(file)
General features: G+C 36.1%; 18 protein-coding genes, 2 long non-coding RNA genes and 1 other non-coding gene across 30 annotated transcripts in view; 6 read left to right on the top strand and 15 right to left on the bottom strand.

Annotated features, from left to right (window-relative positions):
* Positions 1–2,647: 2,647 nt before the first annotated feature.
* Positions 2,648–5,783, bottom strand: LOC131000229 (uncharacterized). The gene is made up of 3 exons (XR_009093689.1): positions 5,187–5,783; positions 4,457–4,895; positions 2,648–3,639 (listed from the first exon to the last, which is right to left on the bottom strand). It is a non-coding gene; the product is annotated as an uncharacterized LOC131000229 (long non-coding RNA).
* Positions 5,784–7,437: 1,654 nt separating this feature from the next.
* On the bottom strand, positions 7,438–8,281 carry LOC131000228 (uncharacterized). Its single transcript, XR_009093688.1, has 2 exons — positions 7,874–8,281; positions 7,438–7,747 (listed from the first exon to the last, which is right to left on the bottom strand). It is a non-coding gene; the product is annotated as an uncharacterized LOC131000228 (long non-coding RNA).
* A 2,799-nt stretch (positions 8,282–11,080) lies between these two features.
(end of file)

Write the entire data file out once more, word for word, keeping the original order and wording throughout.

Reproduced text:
General features: G+C 36.1%; 18 protein-coding genes, 2 long non-coding RNA genes and 1 other non-coding gene across 30 annotated transcripts in view; 6 read left to right on the top strand and 15 right to left on the bottom strand.

Annotated features, from left to right (window-relative positions):
* Positions 1–2,647: 2,647 nt before the first annotated feature.
* Positions 2,648–5,783, bottom strand: LOC131000229 (uncharacterized). The gene is made up of 3 exons (XR_009093689.1): positions 5,187–5,783; positions 4,457–4,895; positions 2,648–3,639 (listed from the first exon to the last, which is right to left on the bottom strand). It is a non-coding gene; the product is annotated as an uncharacterized LOC131000229 (long non-coding RNA).
* Positions 5,784–7,437: 1,654 nt separating this feature from the next.
* On the bottom strand, positions 7,438–8,281 carry LOC131000228 (uncharacterized). Its single transcript, XR_009093688.1, has 2 exons — positions 7,874–8,281; positions 7,438–7,747 (listed from the first exon to the last, which is right to left on the bottom strand). It is a non-coding gene; the product is annotated as an uncharacterized LOC131000228 (long non-coding RNA).
* A 2,799-nt stretch (positions 8,282–11,080) lies between these two features.